Video Postcard : Tallgrass Prairie National Preserve

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Tallgrass Prairie; Jeremy Sullivan photo.
jersu's picture

A 3 minute video postcard from a recent visit to the Tallgrass Prairie National Preserve in Kansas. I had the privilege of visiting this unit of the parks recently. Park interpreters led a tour of the historic house and barn, followed later by a bus tour of the prairie. I happened to be on the very last bus tour of the season, the next one won't be until April.

The park itself is pretty remote. I was traveling through Wichita and decided to take the side trip. The park is approximately 90 miles (one-way) from Wichita. Considering the drive consumed 3 hours of my time (round trip), I am glad I made the trip, it was worth it to see the area. Kansas isn't nearly as flat as I had thought it would be.

Credits --
Photography, Edits : Jeremy Sullivan

Music : John Fleagle, "Da Day Dawn",

Special Thanks :
- Julie Miller
- Interpreters of the Tallgrass Prairie



I note that you drew a different interpreter on your bus tour than I did. I hope the amplification was better. I actually did meet your interpreter at the visitor center/gift shop area, and belive he had experience at several other parks.

Did you ask about when the TGPNP would eventually manage bison instead of cattle, and if and when that happens how many head of bison the national preserve would sustain? I noted that you took close-ups of the flint of the Flint Hills. Very nice video.

Owen Hoffman
Oak Ridge, TN 37830

The last time I checked, a small herd of 25-30 bison was being managed for experimental purposes on a 1,200-acre tract west of the historic ranch house. Whether a large bison herd will ever again roam the preserve is certainly open to question. There seems to be no scientific evidence that bison would be better for the land than cattle. What seems more important is how much grazing of any kind is permitted where and when. The preserve is probably too small to accommodate both bison and cattle in large numbers.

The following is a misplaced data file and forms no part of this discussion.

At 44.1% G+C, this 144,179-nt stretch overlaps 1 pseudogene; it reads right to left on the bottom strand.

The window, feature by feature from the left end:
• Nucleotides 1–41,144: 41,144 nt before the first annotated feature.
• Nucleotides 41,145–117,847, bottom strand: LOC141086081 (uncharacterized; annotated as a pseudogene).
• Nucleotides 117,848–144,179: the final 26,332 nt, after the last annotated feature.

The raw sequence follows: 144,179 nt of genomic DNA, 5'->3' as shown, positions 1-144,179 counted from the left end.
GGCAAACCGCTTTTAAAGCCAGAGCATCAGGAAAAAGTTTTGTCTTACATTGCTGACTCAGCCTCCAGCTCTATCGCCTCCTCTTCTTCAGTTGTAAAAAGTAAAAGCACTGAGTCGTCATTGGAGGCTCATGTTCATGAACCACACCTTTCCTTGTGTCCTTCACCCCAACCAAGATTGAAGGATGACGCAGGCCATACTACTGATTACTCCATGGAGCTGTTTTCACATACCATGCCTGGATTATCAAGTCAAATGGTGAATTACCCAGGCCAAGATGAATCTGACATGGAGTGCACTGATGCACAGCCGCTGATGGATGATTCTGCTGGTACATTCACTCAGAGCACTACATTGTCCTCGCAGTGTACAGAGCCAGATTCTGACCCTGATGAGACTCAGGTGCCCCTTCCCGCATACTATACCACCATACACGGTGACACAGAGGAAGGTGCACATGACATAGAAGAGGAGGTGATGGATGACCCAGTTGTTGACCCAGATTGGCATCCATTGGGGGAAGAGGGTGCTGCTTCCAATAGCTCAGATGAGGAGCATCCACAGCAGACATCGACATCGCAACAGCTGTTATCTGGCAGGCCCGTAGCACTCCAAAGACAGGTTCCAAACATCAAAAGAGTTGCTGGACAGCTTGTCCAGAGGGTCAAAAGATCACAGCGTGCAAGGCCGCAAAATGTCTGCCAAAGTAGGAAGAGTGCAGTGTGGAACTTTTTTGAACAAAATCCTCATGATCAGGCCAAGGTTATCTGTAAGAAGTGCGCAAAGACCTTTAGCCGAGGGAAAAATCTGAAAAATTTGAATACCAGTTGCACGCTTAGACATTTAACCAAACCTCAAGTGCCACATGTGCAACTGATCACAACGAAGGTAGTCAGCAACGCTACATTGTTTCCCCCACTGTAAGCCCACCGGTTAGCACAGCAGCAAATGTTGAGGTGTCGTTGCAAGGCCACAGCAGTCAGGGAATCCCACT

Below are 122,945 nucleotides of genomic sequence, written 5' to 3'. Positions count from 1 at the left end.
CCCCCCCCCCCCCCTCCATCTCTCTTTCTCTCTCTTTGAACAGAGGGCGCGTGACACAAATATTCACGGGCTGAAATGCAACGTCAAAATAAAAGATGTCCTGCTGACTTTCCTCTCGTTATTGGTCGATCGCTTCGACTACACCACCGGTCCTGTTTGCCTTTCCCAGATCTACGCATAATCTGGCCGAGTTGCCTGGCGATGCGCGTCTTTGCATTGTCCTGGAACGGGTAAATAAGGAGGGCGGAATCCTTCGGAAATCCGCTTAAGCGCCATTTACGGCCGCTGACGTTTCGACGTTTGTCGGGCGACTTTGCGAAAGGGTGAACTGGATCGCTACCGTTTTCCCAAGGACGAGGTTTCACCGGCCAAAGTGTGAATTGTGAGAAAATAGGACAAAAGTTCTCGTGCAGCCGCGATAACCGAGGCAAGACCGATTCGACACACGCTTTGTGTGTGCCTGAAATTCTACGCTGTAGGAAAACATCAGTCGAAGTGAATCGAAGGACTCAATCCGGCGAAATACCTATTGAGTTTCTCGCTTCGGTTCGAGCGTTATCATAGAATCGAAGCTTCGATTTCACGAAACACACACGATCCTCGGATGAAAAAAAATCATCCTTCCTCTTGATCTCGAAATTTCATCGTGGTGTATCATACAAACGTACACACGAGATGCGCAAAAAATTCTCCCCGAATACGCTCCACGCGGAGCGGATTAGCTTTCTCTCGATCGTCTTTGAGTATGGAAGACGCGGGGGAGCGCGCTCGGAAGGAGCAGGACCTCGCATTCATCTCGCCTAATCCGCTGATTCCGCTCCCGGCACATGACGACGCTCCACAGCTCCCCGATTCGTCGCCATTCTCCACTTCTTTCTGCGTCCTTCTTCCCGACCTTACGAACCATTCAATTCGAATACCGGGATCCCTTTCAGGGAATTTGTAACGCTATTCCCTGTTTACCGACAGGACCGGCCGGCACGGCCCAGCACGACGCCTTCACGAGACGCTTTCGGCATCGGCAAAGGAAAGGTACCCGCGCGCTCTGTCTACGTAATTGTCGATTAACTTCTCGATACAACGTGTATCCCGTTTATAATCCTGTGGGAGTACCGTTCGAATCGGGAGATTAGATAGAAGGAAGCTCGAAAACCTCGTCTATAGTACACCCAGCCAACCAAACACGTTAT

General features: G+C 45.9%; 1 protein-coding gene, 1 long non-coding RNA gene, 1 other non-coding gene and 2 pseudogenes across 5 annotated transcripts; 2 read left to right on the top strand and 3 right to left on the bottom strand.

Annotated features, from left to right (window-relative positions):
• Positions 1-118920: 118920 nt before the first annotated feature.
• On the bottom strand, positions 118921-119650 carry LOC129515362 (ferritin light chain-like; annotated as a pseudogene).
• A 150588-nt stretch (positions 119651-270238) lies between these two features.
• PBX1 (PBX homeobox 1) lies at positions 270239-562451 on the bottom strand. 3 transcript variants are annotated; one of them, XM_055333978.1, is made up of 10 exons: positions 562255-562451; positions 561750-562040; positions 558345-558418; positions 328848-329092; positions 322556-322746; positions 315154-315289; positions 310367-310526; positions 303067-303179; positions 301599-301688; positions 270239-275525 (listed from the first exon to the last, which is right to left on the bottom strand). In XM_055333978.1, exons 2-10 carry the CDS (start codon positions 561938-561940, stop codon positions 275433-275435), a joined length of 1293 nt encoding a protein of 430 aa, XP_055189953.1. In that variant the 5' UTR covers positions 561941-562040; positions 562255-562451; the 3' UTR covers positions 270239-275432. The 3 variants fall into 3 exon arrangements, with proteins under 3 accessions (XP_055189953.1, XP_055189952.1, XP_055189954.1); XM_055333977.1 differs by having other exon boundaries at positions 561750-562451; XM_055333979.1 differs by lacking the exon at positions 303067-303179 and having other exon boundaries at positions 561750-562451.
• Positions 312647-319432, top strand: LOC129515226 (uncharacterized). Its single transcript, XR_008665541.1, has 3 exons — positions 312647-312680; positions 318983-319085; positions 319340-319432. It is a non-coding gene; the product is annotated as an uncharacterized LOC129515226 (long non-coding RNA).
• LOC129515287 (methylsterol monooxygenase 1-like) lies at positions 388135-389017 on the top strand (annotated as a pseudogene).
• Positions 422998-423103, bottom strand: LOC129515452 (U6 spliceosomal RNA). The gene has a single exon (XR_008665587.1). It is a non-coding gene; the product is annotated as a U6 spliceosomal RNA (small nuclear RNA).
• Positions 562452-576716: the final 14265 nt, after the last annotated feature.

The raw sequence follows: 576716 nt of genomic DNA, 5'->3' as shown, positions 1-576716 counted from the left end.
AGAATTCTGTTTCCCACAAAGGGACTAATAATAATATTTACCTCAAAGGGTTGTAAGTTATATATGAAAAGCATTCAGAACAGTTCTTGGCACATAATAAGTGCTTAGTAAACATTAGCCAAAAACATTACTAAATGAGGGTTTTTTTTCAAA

The question of bison grazing did come up. As I recall, we were told that the eventual plan is to replace the cattle grazing with bison grazing. I don't remember if a specific number was given though. I didn't touch on it in the video, but part of the story at the Tallgrass Prairie is that it is a co-managed unit, with the Nature Conservancy playing a tremendously big role in the prairie management. In fact, you can hear the interpreter near the end of the video talking about an entity "paying taxes" on the land -- he's referring to the Nature Conservancy. It would be ultimately up to the Nature Conservancy (I believe), working in partnership with the NPS, to bring the bison back to this range.

Kansas isn't nearly as flat as I had thought it would be.

You were thinking of western Kansas. I spent my early childhood in eastern Kansas (not a fact I readily admit), and we had places like Echo Cliff and Burnett's Mound and Buffalo Hill. Nothing spectacular when compared to Crater Lake, Lava Beds, or Mount Shasta mind you. But not as flat as many assume. Now the drive west on I-70 to past Salina to That's flat! Did you know William Steele ("father" of Crater Lake) was from Kansas? As a school boy in Kansas he unwrapped a sandwich wrapped in newspaper to find an article on Crater Lake, or so the legend goes. He dreamed of visiting there, and many years later was superintendent of the park. Parallels my story. Except I wasn't superintendent. Yet. Ha.